Ramsey Richard Reinagle

Portrait of Edward Vernon, 4th Baron Suffield, his wife, Charlotte Susannah, Lady Suffield, seated on a white pony, and her sister, Georgina Mary, with gamekeepers and dogs, Gunton Park beyond

Oil on canvas: 70.5(h) x 80.2(w) in /

179.1(h) x 203.8(w) cm

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BP 53



1775 – London – 1862


Portrait of Edward Vernon, 4th  Baron Suffield, his wife, Charlotte Susannah, Lady Suffield, seated on a white pony, and his sister, Georgiana Mary, with gamekeepers and dogs, Gunton Park beyond


Oil on canvas: 70 ½ x 80 ¼ in / 179 x 204 cm

Frame size: 78 x 87 in / 198.1 x 221 cm

In an eighteenth century style running pattern carved & gilded frame



Commissioned by Edward, 4th Baron Suffield (1813-1853) for Gunton Park, Norfolk and by descent at Gunton Park;

sold by the Trustees of the Gunton Park Estate at Messrs. Irelands, Hanworth, Norfolk, 16, 17, 25 and 26 September 1980, lot 1705

Thomas Agnew & Sons, Ltd, London, by whom sold on 7th July 1981

Private collection, UK

Richard Green, London, 2005

Private collection, UK



Prince F Duleep Singh, Portraits in Norfolk Houses, Norwich, 1928, p.189, no.16



This magnificent group portrait is one of Reinagle’s most successful compositions. The sitters in elegant sporting dress are informally arranged against a background of gentle autumnal colours. It is likely to have been painted shortly after the marriage of Edward Vernon, 4th Lord Suffield, to Charlotte Susannah, only daughter of Alan Hyde, 2nd Baron Gardner, in 1835.


Edward Vernon Harbord, 4th Baron Suffield (1813-1853) was the eldest son of Edward, 3rd Baron Suffield, by his first wife Georgiana, daughter and heiress of George, 2nd Baron Gardner. Edward, 3rd Baron Suffield, an active politician, was a young man known for his flamboyant dress and his sporting prowess, particularly in running, and he often raced professional athletes. He died at his London home, Vernon House in Park Place, on 6th July 1835, after falling from his horse on Constitution Hill and was buried at the family seat, Gunton Park. His son succeeded to the title and married Charlotte Susannah, daughter of Alan Hyde, 2nd Baron Gardner, by Charlotte, his second wife, third daughter of Robert, 1st Lord Carrington. The 4th Baron Suffield spent much time hunting in Leicester and was made Master of the Quorn Hunt in 1838. He lost a great sum racing and was forced, in 1839, to sell all of his horses. He died on 22nd August 1853 and his wife, Charlotte, Lady Suffield, died on 15th August, 1859, without issue. Georgiana Mary, elder daughter of the 3rd Baron Suffield, married firstly on 2nd October 1837, George Edward Anson, CB, who died in 1849 and secondly on 24th October 1855, Charles Edward Boothby, third son of Sir William Boothby, 8th Bt. She died on 13th November 1903.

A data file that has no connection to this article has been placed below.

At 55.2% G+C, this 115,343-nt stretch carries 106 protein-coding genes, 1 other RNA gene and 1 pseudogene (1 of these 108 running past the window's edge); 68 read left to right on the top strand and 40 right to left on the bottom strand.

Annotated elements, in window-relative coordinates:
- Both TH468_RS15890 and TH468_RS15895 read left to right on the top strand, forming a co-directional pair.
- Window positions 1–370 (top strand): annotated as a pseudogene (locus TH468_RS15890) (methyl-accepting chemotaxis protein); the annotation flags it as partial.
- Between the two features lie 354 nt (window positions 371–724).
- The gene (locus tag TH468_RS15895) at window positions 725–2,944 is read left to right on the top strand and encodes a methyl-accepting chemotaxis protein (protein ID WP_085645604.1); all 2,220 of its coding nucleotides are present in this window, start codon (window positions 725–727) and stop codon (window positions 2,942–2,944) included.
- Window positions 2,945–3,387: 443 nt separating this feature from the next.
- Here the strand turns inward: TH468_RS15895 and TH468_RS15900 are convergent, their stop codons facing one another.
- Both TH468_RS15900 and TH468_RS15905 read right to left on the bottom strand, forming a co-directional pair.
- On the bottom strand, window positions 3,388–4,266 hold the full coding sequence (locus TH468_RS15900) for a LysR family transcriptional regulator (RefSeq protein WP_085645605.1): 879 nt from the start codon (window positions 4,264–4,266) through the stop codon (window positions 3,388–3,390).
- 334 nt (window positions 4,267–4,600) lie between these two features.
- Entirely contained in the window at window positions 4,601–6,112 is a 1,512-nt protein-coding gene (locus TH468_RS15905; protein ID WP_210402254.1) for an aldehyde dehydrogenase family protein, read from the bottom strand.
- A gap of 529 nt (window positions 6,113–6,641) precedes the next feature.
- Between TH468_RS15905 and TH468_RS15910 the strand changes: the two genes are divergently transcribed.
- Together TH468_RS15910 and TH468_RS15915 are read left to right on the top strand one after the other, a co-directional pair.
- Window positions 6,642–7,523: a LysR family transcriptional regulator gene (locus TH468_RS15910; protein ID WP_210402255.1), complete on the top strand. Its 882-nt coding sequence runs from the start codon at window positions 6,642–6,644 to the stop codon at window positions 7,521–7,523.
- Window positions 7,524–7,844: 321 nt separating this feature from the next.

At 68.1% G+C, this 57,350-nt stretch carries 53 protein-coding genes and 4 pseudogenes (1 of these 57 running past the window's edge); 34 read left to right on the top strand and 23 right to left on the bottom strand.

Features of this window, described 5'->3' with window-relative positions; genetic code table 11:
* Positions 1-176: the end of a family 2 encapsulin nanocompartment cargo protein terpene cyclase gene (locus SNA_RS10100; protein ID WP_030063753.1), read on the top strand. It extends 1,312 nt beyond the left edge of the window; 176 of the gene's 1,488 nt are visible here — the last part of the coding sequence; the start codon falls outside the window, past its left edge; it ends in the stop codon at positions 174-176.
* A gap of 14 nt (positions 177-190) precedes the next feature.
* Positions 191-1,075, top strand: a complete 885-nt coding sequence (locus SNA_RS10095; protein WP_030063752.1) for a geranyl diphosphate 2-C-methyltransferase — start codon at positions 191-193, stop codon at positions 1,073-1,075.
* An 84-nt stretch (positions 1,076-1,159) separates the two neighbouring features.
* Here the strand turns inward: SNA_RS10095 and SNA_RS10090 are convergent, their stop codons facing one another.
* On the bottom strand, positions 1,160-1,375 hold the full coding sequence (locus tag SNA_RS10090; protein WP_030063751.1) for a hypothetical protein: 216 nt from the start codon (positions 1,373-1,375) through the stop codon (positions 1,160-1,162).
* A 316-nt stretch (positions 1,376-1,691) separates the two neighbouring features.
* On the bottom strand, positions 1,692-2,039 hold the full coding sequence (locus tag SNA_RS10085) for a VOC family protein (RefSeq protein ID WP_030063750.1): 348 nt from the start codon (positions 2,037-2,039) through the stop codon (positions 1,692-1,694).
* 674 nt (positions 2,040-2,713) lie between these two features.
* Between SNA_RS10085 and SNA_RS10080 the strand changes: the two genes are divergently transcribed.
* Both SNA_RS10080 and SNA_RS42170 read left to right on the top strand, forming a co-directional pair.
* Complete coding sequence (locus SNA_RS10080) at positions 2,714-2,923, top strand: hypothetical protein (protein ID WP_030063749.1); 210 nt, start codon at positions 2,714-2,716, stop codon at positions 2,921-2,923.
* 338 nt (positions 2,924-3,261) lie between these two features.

The family is shown with gamekeepers and dogs before the family seat Gunton Park in Norfolk. Throughout the 19th century Gunton was one of the great estates of Norfolk. The Harbords, said to be a Welsh family, came to Norfolk when Sir Charles Harbord (d.1679), surveyor-general to King Charles I and King Charles II, purchased an estate at Stanninghall. John, his fourth son, purchased Gunton before 1647 and having no children, the inheritance passed to his nephew, Sir William Morden (c.1696-1770) who took the Harbord name. Sir William employed the architect, Matthew Brettingham (1725-1803), and work began soon after he inherited the estate to build a Palladian villa. Gunton is thought to have been one of Brettingham’s earliest Norfolk houses; he also worked on Hunningham and Hanworth, and in 1761 published the plans of Holkham without acknowledgement to their real author, William Kent.